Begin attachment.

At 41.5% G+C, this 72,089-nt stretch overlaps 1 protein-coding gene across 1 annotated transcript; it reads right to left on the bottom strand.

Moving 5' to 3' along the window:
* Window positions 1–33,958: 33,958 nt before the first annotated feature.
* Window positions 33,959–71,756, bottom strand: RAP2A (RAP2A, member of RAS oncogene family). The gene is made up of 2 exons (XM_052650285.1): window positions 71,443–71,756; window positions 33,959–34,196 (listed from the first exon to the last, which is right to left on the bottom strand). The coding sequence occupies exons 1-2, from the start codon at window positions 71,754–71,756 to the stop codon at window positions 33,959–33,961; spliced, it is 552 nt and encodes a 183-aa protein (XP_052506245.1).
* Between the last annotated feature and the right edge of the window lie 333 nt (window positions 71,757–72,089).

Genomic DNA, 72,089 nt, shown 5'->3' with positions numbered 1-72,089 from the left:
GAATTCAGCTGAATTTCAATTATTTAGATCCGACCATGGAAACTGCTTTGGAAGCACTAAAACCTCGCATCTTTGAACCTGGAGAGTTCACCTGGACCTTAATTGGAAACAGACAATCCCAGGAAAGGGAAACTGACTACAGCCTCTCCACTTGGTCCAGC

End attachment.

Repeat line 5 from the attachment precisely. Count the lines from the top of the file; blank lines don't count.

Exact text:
* Between the last annotated feature and the right edge of the window lie 333 nt (window positions 71,757–72,089).